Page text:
Wednesday, March 22, 2017

Day 3

Day 3 – Monday, March 20, 2017

We started off our first day of service in Harlan, Kentucky bright and early at the Appalachian Regional Hospital (ARH). There, we met up with Mark Bell, a Harlan native who has been working at the ARH for over forty years. Mark was able to shed some light on the history of Harlan as well as provide us with some information on the most prominent and pressing health issues of Harlan today. While touring the nursery section of the hospital, we learned that 80% of the newborns in ARH are born already addicted to some kind substance because of the mother’s poor prenatal habits. Mark described Harlan’s struggle with primarily what he called “behavioral health issues”.  These issues include but are not limited to diabetes, addictions, obesity, COPD, and various respiratory problems (black lung, lung cancer, etc).  Mark also spoke to us about the general attitude of “emotional fatality” that many Harlan residents seem to possess.  He explained how naturally people do not like to be told how to live their lives and especially do not want to hear that the things that they take pleasure in are dangerous, so issues such as smoking and overconsumption of sugary sodas persist despite intervention attempts.
After our tour of the hospital, we walked just a few hundred yards over to the Southern Kentucky Community and Technical College (Harlan Campus) and had the opportunity to speak with some of the faculty and students there. First, we explored the autobody shop and listened to Bobby Ray, collision repair instructor talk about the projects they work on as well as what types of career path many of his students end up taking. A number of the students were actually local high schoolers who are able to take advantage of the technical college’s proximity and also get college credit and a head start on their career. We also had the opportunity to sit in a class on Air Conditioning, Heating, and Refrigerating Systems, in which many of the students were former miners looking to find new work while the mining industry is down. We were able to conduct impromptu interviews some of these students, who shared their experiences working in the coal mines as well as how they are adjusting to this new lifestyle.  The mines were where these men had built their strongest friendships and the culture fueled a comradery that they clearly still hold close to heart.
In addition to hearing each student’s unique story about their involvement in the coal industry, we also gained a good deal of knowledge about the industry itself.  One student explained how much of an influence mining has had on employment—for every one worker working in the mines, there are at least eight other support workers operating behind the scenes. However, at its peak, there were about 50 underground coal mines and 45 surface coal mines in the Harlan area, and the number is now down to about 20-30 total. Many of the students admitted the life of coal mining is all they have ever known.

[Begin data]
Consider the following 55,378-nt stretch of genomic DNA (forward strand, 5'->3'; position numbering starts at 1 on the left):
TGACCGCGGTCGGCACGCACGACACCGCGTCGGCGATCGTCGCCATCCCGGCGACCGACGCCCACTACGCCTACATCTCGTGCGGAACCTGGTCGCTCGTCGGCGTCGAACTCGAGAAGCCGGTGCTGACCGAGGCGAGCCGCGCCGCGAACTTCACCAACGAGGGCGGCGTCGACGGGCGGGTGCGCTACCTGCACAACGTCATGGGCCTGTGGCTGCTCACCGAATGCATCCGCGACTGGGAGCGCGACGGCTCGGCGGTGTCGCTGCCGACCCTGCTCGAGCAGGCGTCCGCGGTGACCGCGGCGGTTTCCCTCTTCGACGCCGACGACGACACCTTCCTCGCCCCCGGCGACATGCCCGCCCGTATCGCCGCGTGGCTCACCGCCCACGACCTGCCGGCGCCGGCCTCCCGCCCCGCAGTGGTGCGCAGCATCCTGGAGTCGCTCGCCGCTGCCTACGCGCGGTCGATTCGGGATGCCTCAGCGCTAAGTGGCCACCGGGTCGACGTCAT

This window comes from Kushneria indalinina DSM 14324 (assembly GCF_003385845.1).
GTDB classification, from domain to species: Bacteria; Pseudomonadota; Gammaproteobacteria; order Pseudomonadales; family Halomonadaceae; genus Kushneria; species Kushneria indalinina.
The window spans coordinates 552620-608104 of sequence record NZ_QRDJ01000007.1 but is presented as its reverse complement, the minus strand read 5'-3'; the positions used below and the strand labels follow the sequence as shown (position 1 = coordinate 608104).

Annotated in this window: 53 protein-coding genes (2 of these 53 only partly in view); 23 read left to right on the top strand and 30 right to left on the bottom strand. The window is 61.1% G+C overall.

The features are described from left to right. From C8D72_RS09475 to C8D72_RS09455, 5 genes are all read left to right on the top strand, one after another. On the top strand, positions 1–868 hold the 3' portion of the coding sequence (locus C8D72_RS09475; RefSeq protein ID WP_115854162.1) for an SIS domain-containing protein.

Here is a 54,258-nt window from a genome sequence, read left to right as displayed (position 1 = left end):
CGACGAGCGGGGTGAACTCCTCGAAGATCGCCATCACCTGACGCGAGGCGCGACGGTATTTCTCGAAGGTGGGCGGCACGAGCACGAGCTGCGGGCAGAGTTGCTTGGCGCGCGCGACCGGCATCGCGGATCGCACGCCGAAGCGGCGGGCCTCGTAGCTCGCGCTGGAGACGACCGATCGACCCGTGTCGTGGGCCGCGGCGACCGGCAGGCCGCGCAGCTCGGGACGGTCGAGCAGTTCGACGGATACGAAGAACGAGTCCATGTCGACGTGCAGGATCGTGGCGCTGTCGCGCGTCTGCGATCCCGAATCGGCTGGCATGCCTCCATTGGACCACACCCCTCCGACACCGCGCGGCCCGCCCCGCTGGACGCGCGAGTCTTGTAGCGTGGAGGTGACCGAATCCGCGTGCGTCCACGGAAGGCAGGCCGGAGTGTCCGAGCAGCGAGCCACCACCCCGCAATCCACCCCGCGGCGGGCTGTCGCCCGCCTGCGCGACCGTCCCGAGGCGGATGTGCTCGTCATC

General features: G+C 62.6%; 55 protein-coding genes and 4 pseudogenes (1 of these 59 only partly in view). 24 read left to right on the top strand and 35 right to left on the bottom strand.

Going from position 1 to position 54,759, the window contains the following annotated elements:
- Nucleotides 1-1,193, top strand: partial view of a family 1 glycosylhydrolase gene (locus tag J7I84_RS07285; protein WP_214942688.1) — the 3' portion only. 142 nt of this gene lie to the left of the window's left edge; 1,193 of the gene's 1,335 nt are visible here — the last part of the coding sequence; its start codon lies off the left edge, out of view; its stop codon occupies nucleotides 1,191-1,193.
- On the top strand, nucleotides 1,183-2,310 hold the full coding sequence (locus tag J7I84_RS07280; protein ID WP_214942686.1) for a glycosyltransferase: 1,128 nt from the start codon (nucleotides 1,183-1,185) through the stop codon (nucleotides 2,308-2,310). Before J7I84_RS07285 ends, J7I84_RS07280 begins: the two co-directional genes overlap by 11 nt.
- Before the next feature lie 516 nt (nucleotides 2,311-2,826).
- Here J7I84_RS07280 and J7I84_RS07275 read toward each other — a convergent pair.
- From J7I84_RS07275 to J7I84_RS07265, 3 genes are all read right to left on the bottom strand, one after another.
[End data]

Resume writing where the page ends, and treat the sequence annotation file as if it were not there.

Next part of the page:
It was interesting to see the wide range of ages of the students at this college, varying from high school students to older adults seeking higher education in a new field. In fact, speaking with one of the older students, we learned that many their age were really nervous about coming back to school as being the “oldest guys there.” However, in reality so many adults have been coming back to school because everyone needed to learn new skills after the decline in demand for coal mining. While at the Appalachian Coal Academy, we also learned that despite its massive declines over the years, many of these former miners are still hopeful about the industry’s outlook, as demonstrated by the spike in enrollment at the academy since the recent election back in November.
We also had our first day of service at Christ’s Hands which serves the community with their soup kitchen, food pantry, meal distribution and delivery, bicycle shop, and overall ministry. We first helped to sort out their generously donated inventory of cleaning supplies, clothing, books, gardening tools, etc.  The director of Christ’s Hands, Brian told us about the organization’s mission to serve the direct community, especially the disadvantaged and underserved.  We worked alongside other volunteers there who also shared about their extensive commitment to the organization. We look forward to learning more about Christ’s Hands mission to serve and empower the Harlan community over the course of the week, especially as this is our primary service site.
Team Harlan 2017 is just one day into direct service, and it has already been incredibly eye-opening.  Every individual we had the opportunity to speak to had their own unique experience and story about living in Harlan, and we can’t wait to learn more about the complex culture of this city.
For dinner tonight was Team A’s fajita bar. It was an explosion of flavors, a sensual dance of pepper, bean, zucchini, salsa, and refried bean. Delicious. 

---Cynthia + Gabrielle 

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